04-02-2003, 12:12 PM
Ok, all that too.

04-02-2003, 12:19 PM
Yea, it looks like you don't need nitrous injection at higher altitudes, you need an oxygen bottle.
A normally aspirated 230 HP engine at 7,500 feet only generates 168 HP.

Aaron Pedroza
04-02-2003, 12:33 PM
You know that brings up something I have thought a lot about. These monster motors like NHRA Top Fuel and the likes, why don't they make a sealed system where they have a bottle of oxygen to feed in pure oxygen into the intake? I know it would be goobs of power and the whole engine would have to be built to handle it but are there rules that say you can't do that? You figure feeding it in at normal pressure and you get 8 times the amount of oxygen for about the same amount more power. There would be no use for blowers, nitrous, complicated intakes.... If you want more power just crank up the amount of pressure into the system and add more fuel. Just seems like a relatively easy set up to make massive amounts of power.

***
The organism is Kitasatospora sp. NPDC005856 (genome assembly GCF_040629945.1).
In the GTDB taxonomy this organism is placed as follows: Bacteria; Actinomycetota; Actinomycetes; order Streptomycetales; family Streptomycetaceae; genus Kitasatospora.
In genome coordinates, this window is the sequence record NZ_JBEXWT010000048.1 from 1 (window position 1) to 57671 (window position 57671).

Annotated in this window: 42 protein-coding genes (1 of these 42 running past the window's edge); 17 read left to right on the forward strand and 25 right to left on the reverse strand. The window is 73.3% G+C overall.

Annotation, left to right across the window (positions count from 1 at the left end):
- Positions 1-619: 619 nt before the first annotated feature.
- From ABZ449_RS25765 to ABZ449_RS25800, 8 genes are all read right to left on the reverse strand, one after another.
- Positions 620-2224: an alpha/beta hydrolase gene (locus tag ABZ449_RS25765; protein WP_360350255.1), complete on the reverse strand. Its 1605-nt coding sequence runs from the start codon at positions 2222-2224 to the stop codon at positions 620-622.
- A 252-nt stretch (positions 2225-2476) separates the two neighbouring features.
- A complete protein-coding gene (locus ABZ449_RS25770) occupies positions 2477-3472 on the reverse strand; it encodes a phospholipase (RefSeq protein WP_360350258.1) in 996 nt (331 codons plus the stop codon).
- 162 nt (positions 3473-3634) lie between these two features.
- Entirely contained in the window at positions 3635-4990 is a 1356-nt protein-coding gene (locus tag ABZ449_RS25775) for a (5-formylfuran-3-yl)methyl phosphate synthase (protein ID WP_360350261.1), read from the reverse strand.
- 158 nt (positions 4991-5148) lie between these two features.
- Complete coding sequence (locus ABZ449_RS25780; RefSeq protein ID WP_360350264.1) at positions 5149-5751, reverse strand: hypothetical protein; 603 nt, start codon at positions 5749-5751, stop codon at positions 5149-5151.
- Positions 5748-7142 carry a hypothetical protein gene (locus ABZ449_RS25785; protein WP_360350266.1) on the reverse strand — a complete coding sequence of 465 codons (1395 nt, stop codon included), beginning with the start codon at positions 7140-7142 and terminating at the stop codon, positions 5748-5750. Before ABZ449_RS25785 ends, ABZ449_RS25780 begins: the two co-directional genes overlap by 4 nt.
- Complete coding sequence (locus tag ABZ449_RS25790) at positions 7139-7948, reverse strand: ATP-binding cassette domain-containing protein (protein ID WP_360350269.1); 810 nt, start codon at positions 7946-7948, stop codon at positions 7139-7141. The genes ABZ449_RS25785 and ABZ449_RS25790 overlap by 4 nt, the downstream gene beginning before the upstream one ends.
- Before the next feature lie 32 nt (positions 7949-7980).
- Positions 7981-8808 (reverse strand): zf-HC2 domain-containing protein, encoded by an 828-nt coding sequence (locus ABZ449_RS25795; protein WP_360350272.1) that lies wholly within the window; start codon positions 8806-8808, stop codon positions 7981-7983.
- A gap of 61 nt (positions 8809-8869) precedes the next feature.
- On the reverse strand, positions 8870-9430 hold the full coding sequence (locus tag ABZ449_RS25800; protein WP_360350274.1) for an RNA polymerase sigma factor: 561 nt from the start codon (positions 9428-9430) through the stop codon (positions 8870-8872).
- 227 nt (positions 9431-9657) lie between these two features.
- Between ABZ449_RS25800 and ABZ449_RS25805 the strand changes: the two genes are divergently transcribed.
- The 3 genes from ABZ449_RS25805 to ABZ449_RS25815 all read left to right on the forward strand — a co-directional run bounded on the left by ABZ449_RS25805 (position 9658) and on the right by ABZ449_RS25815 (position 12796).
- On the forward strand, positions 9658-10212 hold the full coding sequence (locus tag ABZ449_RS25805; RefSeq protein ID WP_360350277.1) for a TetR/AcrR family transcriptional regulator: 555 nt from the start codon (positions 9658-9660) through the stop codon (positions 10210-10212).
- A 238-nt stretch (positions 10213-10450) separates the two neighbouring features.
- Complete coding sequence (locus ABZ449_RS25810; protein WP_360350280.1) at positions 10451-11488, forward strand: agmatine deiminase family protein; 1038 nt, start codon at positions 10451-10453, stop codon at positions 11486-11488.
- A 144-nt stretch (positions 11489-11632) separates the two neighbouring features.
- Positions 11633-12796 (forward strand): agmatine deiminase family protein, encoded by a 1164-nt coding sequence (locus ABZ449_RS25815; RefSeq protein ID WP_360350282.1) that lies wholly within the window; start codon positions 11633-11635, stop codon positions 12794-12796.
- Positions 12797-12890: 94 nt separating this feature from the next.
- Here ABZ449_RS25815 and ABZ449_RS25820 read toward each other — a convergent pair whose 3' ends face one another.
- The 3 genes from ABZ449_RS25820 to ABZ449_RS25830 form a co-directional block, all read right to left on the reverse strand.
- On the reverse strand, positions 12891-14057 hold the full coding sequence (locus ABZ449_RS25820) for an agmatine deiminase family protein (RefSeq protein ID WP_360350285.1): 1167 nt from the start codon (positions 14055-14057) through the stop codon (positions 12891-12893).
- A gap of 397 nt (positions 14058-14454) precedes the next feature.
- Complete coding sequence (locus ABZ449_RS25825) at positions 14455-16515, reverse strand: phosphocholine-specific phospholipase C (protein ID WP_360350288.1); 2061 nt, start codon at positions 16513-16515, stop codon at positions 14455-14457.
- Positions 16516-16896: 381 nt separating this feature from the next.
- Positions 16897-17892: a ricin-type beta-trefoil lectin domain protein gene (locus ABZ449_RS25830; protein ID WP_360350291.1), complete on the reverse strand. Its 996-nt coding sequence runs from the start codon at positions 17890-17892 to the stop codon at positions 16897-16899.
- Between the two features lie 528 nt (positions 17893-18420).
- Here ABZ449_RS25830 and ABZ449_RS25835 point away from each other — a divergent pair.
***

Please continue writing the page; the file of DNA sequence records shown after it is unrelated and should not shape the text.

04-02-2003, 12:38 PM
Great idea! Can you imagine what the HP and TQ #'s would be! The only thing is...I might be wrong but I read that a Pro Stock car moves enough air to fill a hot air baloon in a single pass. Can you imagine what a Top Fuel or Funny Car moves? That would be one big air tank!


04-02-2003, 12:43 PM
The main issues are a reduction in air pressure, and oxygen content.

On a naturally aspirated car, it is air pressure that causes air to enter the vacuum created by the piston moving down. Less air pressure, means that air will attempt to fill the vacuum at a lower velocity. Since there is a limited amount of time for the air to enter the cylinder, a lower velocity means less air enters the cylinder.

Our cars are supercharged by a positive displacement supercharger. When operating, air is pressurized at a constant. So our cars are not noticably impacted by less air pressure at high altitudes.